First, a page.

In 2020 Viktor Orbán unassumingly described this symbiosis when he said that ‘today, in Hungary, there is land peace’. So how exactly did he achieve “land peace”? First, between 2011 and 2013 the government facilitated a tender to lease out state-owned land whose 20-year agreements with previous lessees were coming to an end. Instead of making these plots available to local farmers, approximately 80 percent of all advertised lands landed in the hands of government-friendly oligarchs. Official tender documents were classified and upper lease limits were raised from 300 to 1200 hectares.

In a tragic symbolic move, the lease of Kishantos an organic state farm and folk high school that had promoted organic agriculture for more than 20 years – was auctioned off, ploughed and sprayed with chemicals by the new landowners. As a result of these unfair auctions, József Ángyán, the professor responsible for FIDESZ’ progressive Rural Strategy, resigned as secretary of state. Ángyán has since devoted himself to uncovering subsequent land grabs and exclusionary land deals.

The culmination of these political land grabs was the intensive land privatisation programme of 2015 that announced the auction of 380,000 hectares of state-owned land. Once again sold as a strategy to attract young families to the countryside, the auctions mostly favoured large landowners. Lessees of land were given priority in making offers, which proves that the 2011-2013 tenders that favoured oligarchs were preparing for this move; maximum limits per individual were raised from 1200 to 1800 hectares, meaning a family of multiple landowners could amass many thousands of hectares; and often the asking price of plots was set at staggeringly high rates that local farmers couldn’t match.

Greenpeace protest for Kishantos in 2013. Credit: Greenpeace/Somogyi-Tóth Péter

The making of a modern day feudal system

Under the cover of a deliberately chaotically managed refugee crisis, in 2015, 80 percent of auctioned lands were bought by FIDESZ interest groups, large agro-industries and foreign investors. As a result, today, Hungary has Europe’s third most concentrated agricultural land structure: almost 32 percent of all plots are over 500 hectares and are owned by 0.3 percent of all landowners – closely matching numbers from 19th century feudal Hungary. Since 2010, the number of farms has shrunk by one third, from 351,000 to 234,000 in 2022.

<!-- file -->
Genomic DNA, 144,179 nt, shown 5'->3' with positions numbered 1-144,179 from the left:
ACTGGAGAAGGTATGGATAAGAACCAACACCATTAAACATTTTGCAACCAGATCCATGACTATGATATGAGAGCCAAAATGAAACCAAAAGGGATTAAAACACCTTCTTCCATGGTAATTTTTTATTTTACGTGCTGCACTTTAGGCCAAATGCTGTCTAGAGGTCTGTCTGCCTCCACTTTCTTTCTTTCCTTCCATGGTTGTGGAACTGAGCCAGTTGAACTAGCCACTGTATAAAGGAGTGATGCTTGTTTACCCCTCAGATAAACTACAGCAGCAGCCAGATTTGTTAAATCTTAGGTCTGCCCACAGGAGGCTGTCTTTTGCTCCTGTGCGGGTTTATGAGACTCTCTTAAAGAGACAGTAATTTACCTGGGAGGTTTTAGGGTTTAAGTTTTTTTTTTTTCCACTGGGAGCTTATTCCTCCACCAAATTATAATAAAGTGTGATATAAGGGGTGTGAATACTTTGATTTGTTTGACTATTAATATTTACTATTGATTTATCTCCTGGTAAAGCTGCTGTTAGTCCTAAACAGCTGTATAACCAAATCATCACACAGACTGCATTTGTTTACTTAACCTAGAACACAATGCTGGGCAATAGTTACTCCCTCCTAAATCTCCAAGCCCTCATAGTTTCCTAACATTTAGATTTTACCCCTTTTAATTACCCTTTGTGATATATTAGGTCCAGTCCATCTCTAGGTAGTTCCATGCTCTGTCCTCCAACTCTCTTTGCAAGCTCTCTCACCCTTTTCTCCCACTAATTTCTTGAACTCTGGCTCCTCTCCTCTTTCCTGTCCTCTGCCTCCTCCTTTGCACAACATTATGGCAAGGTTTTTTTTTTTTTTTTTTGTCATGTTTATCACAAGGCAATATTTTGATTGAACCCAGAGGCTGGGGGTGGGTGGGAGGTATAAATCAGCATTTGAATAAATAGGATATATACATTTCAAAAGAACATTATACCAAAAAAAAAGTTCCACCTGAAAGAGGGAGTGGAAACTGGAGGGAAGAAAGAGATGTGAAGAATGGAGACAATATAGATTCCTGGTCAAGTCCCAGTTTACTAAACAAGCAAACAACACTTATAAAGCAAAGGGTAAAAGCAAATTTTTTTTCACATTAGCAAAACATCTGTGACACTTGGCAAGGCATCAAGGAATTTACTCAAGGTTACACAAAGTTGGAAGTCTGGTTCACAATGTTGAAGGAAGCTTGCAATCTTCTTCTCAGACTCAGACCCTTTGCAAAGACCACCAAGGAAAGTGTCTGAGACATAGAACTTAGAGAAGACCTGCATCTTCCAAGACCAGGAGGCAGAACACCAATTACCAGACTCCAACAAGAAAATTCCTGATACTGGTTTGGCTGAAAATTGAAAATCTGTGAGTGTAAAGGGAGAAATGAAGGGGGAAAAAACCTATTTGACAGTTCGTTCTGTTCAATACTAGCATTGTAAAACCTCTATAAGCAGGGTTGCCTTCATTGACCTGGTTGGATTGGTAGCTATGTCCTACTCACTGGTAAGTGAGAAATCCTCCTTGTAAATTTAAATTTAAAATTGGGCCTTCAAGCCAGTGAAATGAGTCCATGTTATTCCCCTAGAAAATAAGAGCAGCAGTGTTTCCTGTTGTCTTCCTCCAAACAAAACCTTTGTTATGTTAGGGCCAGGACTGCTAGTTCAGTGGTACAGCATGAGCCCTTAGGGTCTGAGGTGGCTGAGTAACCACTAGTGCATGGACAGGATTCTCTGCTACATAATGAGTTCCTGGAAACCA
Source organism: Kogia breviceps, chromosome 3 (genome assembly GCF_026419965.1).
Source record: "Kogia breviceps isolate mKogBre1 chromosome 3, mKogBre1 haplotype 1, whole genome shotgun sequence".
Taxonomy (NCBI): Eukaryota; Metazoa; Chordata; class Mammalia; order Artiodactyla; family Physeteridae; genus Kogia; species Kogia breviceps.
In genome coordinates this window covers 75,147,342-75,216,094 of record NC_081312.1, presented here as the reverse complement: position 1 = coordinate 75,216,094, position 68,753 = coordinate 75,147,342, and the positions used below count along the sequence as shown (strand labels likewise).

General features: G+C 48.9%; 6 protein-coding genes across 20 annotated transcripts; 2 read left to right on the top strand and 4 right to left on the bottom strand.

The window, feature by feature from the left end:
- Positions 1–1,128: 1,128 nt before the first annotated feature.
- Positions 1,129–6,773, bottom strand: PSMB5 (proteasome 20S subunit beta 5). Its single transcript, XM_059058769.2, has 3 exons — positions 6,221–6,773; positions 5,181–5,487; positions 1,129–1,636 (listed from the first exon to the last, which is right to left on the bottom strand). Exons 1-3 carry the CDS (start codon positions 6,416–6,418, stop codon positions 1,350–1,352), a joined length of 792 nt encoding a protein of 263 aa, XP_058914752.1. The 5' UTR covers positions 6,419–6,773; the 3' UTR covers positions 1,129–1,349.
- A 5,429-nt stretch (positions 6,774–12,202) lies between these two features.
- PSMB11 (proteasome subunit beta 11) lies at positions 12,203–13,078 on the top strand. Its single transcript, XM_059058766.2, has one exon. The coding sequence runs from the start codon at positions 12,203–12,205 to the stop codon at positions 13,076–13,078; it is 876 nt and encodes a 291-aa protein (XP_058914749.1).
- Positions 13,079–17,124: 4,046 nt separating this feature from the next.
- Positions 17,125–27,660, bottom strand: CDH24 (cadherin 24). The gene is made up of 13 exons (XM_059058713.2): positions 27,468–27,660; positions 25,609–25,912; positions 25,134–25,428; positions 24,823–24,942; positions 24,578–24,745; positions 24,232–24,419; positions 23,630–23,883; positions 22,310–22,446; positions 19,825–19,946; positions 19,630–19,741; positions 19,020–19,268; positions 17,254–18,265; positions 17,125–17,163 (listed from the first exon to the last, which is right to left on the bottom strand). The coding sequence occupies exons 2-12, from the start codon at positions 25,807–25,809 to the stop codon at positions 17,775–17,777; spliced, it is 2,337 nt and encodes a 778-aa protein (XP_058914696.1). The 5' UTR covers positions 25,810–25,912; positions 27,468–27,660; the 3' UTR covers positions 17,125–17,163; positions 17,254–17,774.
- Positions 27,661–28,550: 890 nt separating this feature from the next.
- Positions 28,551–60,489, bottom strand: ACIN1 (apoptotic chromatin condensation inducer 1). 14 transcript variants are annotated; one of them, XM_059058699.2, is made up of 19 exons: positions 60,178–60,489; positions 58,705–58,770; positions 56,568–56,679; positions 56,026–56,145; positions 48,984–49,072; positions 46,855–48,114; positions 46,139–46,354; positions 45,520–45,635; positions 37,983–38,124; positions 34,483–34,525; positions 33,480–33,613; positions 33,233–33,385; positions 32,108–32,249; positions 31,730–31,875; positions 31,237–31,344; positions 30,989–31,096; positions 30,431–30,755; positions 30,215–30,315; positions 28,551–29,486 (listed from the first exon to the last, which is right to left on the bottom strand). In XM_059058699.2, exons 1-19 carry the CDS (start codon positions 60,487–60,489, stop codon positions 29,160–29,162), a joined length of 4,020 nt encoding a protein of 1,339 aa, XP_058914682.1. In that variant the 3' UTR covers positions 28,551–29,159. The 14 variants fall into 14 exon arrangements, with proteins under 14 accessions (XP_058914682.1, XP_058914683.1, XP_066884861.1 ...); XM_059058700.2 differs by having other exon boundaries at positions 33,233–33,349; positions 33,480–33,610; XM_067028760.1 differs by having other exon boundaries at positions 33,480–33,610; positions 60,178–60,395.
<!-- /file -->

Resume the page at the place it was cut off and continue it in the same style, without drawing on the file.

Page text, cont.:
Adding to the complexity is the existence of so-called integrators – large companies owned by the country’s wealthiest businessmen – which supply farmers with pre-harvest input (i.e. manure, pesticides, seeds), only to buy back their produce post-harvest, often at unfavourable prices. These contracts regularly leave farmers in inescapable dependency.

Rich soils in the Carpathian-basin. Credit: Shutterstock/Dénes Mészáros

Oligarchs, organigarchs and the European Union

That such an agrarian system doesn’t favour small family farms and the countryside is clear. The existence of absent farmers (individuals who own land in multiple areas with no presence in the localities) means that most of this land is under intensive and industrial-scale agricultural use – or speculated upon, waiting to be sold at high prices. Single crops such as wheat and sunflower dominate the landscape, when in fact the Carpathian basin could play host to rich and diversified food production.

Though there is an increasing presence of organic farms, these are similarly owned by wealthy oligarchs – or, more precisely, “organigarchs” – and the produce is primarily for export. Small farmers are restricted to local markets, but even there have to compete with cheap imports.